“There has to be a better way to implement UAT at our company.” If this sentence resonates with you, checking in with testing managers with many years of experience who have faced the same challenges as you face now could give you the insight you seek. Let us turn to Wagner Canto of ABB Brazil. A few years ago, when he was using Excel files to manage his User Acceptance Testing, he sought out a better solution that could save time and money. Here is Wagner’s story.
Wagner Canto, manages Information Technology Projects and Services for ABB Brazil, a company of 3000 employees in the automotive industry. They have 3 manufacturing plants, 4 business divisions plus a 5th division that supports the 4 divisions with administrative and IT services. The IT department services 2000 SAP users and 50 SAP key-users, with a dedicated SAP IT team of 35 members.
Where did your UAT journey begin to get there?
Canto: ABB Brazil’s SAP system (version 6.04) was implemented in August 2012.
After the implementation, we executed a stabilization project in order to implement several processes improvements. The stabilization project was completed in August 2014.
We used Panaya for the first time in April 2014. It was introduced by our colleagues from ABB US that were already experienced users.
At that time, Panaya was very different from today’s version. It was only a record & play tool, useful, but not enough to manage a big testing project.
Then Panaya team started to develop a new version of the tool and in November 2014 released the “Guided test” version which replaced the old version.
In December 2014 we executed a big test using the new Panaya version and the result was very good.
Since 2014, the whole SAP team and key-users learned how to use Panaya (no formal training was required) and today Panaya is used to perform all SAP tests in ABB Brazil.
Difficult to give up what works, even if it is time-consuming process
Canto was originally using Excel and Word documents as a basis for his UAT, as many enterprises continue to do until today. He worked from a large Excel file, sending out smaller Excel files to his testers, collecting the information and then updating his main Excel file. This, he realized, took an extraordinary amount of time, much of it being wasted on chasing his business user testers scattered in different locations.
- To improve the situation, his specific objectives were to:
- Spend less working hours (specially from the business people) to complete a user acceptance test (UAT);
- Find the maximum number of errors during the test and fix them as soon as possible;
- Avoid serious post go-live incidents that causes interruptions in the business processes;
- Create an organized database to store:
- The testing scenarios to be re-used.
- The test results (evidences) to be audited.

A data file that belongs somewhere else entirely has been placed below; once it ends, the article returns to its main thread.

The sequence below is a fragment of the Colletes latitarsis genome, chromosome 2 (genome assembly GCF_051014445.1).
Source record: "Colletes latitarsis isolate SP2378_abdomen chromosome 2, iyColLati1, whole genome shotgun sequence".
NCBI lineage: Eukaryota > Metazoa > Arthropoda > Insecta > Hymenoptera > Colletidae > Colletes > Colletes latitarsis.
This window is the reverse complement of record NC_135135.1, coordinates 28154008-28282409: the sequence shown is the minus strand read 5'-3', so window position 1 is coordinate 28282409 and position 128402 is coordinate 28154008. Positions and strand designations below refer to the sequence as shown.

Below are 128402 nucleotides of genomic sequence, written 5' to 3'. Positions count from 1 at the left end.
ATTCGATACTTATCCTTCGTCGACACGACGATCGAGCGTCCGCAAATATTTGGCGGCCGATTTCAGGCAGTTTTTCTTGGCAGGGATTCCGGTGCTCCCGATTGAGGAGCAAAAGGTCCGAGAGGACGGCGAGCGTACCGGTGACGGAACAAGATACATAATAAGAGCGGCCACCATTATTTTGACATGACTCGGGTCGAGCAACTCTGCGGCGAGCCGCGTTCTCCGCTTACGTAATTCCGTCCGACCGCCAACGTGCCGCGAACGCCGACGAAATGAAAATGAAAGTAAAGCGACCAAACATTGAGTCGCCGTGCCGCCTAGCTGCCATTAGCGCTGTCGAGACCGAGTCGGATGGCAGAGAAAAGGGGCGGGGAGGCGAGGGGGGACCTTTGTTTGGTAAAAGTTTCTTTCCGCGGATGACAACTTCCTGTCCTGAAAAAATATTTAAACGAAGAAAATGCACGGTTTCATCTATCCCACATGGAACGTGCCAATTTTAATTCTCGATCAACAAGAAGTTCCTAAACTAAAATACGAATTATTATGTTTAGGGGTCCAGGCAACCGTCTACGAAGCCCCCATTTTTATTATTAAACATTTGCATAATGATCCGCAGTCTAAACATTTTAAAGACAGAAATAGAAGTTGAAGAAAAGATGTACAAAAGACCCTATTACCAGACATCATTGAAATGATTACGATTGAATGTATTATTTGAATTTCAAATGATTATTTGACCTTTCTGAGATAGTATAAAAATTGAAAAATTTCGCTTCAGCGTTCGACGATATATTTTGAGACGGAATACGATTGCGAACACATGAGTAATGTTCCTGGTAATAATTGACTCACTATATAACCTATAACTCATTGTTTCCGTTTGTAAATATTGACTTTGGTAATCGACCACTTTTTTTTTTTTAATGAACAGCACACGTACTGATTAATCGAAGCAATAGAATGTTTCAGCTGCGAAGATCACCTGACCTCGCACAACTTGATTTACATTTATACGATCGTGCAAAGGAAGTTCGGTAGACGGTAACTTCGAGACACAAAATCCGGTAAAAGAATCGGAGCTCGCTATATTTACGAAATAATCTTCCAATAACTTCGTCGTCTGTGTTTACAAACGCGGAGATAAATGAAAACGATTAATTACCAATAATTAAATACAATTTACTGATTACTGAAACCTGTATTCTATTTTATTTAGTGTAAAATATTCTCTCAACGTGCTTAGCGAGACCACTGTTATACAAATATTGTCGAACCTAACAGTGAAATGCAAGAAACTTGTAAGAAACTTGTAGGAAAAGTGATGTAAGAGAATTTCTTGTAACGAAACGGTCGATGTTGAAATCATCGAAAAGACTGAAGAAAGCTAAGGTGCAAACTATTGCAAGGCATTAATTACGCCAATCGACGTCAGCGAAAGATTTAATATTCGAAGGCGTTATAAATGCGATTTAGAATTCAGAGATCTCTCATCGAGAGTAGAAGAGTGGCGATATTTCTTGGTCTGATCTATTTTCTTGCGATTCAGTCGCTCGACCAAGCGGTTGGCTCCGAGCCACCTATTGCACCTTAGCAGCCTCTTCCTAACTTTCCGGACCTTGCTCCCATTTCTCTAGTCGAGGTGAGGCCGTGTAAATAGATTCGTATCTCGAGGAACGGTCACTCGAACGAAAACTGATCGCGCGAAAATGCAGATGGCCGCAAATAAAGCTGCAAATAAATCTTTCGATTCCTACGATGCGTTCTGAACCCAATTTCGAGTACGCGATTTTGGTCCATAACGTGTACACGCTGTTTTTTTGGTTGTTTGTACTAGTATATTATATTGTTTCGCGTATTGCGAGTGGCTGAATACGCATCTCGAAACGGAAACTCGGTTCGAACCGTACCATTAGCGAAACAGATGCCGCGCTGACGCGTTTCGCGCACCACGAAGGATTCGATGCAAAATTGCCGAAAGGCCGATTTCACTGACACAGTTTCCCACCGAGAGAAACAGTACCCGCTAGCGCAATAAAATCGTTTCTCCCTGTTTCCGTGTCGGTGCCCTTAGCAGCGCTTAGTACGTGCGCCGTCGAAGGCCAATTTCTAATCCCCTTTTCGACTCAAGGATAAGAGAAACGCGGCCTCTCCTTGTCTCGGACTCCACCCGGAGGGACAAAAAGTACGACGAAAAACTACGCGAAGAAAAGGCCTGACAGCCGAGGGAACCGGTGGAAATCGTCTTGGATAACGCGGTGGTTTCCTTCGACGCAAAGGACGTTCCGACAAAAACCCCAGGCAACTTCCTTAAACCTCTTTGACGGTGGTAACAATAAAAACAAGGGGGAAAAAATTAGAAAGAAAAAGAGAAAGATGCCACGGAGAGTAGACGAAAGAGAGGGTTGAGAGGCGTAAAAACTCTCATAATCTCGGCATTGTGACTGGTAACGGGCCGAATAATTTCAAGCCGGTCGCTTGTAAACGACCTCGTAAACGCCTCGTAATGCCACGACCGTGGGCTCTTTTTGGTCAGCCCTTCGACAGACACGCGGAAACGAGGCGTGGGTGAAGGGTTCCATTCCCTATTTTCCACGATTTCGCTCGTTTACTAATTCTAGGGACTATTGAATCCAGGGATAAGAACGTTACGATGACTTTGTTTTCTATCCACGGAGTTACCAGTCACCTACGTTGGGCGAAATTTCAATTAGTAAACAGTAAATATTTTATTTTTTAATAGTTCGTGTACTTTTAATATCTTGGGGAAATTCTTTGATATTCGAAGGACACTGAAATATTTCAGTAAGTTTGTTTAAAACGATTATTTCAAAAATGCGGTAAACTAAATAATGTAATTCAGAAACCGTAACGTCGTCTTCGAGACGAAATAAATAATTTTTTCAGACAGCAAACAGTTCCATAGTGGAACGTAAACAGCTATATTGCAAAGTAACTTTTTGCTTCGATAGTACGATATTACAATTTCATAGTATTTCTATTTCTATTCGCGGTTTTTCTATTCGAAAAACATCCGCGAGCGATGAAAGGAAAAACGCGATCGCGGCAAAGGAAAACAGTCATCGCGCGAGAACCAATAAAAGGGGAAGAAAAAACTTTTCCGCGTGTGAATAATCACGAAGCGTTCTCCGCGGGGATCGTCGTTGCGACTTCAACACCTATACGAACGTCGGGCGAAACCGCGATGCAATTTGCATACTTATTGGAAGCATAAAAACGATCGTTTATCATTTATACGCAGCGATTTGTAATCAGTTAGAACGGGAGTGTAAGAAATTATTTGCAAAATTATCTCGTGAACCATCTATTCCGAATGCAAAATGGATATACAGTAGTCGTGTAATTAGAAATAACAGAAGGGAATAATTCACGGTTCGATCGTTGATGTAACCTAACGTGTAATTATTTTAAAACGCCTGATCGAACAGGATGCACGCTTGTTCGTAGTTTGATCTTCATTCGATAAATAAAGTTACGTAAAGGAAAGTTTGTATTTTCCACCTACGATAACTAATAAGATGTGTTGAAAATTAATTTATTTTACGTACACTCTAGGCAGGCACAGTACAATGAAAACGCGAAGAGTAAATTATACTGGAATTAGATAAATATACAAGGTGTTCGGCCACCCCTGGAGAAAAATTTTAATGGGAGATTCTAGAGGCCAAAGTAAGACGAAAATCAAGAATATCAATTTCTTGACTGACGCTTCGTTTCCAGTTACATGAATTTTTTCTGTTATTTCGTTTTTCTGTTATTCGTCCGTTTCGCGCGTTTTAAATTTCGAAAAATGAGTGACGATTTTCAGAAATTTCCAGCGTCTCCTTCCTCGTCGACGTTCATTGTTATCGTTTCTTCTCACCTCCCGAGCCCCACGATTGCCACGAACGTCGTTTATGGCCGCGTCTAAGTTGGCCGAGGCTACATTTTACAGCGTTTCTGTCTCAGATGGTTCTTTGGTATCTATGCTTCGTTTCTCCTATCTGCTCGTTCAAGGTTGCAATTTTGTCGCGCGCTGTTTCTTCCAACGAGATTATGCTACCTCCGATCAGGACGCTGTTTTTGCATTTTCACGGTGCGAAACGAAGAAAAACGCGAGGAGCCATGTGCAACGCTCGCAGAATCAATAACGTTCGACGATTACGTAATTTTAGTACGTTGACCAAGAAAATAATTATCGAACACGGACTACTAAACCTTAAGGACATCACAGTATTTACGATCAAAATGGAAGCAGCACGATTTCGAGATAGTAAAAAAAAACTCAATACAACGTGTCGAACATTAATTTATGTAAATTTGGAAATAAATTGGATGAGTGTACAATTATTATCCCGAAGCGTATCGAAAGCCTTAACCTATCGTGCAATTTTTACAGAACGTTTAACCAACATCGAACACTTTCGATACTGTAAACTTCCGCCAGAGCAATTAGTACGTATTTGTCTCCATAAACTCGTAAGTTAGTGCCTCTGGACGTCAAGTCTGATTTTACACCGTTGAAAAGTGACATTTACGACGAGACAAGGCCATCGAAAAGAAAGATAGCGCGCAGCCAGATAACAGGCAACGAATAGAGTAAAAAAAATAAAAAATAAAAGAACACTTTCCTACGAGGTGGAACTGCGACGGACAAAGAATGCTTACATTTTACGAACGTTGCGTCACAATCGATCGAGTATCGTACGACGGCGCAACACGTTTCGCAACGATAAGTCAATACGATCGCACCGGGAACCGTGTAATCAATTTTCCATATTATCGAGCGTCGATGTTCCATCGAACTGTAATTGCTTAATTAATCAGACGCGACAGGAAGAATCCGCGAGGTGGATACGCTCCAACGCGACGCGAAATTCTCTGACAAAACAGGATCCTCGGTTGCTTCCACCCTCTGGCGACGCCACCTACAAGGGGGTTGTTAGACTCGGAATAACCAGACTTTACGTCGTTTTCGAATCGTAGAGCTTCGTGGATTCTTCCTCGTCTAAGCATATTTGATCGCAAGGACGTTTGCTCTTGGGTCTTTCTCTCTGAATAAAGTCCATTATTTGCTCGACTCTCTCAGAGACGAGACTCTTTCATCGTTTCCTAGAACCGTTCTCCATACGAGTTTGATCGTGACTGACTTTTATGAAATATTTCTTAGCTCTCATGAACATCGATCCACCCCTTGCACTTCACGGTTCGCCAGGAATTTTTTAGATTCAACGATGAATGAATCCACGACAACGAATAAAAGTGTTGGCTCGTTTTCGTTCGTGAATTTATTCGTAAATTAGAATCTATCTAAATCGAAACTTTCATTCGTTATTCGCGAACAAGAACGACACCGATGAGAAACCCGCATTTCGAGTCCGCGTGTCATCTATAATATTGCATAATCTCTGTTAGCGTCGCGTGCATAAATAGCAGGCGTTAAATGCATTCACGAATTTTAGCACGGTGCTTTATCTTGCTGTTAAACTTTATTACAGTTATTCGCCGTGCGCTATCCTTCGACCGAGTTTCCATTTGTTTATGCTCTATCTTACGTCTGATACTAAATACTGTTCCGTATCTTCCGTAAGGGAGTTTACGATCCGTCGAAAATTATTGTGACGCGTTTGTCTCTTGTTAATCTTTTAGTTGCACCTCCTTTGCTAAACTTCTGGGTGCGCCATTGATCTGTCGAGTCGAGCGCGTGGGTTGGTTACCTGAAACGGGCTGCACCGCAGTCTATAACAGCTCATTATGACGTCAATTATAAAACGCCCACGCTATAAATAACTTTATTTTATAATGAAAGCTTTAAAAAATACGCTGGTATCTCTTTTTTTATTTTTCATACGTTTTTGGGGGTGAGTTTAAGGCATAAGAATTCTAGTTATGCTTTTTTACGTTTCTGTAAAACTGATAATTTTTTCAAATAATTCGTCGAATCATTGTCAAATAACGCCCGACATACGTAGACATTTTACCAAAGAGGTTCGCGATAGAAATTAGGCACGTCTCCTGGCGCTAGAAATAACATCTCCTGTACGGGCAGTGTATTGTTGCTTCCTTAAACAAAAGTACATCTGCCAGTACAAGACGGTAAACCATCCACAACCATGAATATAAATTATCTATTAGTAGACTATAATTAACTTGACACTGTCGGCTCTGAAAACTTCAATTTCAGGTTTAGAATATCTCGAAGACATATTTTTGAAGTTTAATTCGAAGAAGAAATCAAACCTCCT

- Implement a testing process that can be replicated every time that he needed to perform a test. This testing process needed to be user friendly enough to be easily understood by non-technical people, but on the other hand, also needed to follow the software testing best practices;
- Implement a set of automatic regression tests that could be executed every time he had a sensitive system change. This was a big challenge due to the complexity and the number of business scenarios to be tested. Also, depending on the change, the test needed to be prepared specifically to validate a certain part/process/functionality of the system.
Have your views on testing changed over time?
Canto: A lot. Being honest, I was a bit skeptical about testing tools in general. Before Panaya, I had some experience of using SAP eCATT (native SAP testing tool) without much success. Many tools are focused only on the record & play feature. Usually testing tools don’t have any support for organizing the test.
After some time using Panaya we realized that the purpose of our testing process is not just to find system defects, but also to validate and confirm the requirements and to train the users!
In terms of using Panaya for testing, what do you find to be the best feature for you and how has this helped your team?
Canto: For sure was the “Guided test” feature released in December 2014. This feature “retired” the spreadsheets and Word documents used to control the test execution and collect test evidences. It also provided an excellent support for ERP test management, including planning, execution and follow-up. Due that we could execute the test with less technical resources. I think that we can’t describe all benefits that we achieved just in numbers. There are also intangible benefits that are difficult to measure such as the quality of testing documentation, clear and intelligible testing process, testing script database (to be re-used), reduction of post go-live incidents and less time spent by the business areas and test management/control.
The functionality to assess the impact of EHP upgrading and plan the tests of a new SAP version is also very useful and can save a lot of time (and money).
From Excel to end-to-end test management and execution = Simplification and Acceleration
Relying on tools that are unmanageable and unscalable is risky and time consuming for test managers, technical testers and business users. Organizations need a solution that embraces the collaborative part of execution, the tedious part of documentation, and the increasing need for real-time visibility, to increase efficiency, quality and certainty of testing.
Panaya Test Center delivers a new way of managing and executing functional test cycles so that organizations can validate their changes are delivered without risk. With Panaya, test managers have the confidence for go-live by not only testing right, but also testing the right things. Both Technical testers and key business users have an easy to use solution that greatly increases adoption with collaboration and documentation to get it done seamlessly. Testing is simplified and accelerated.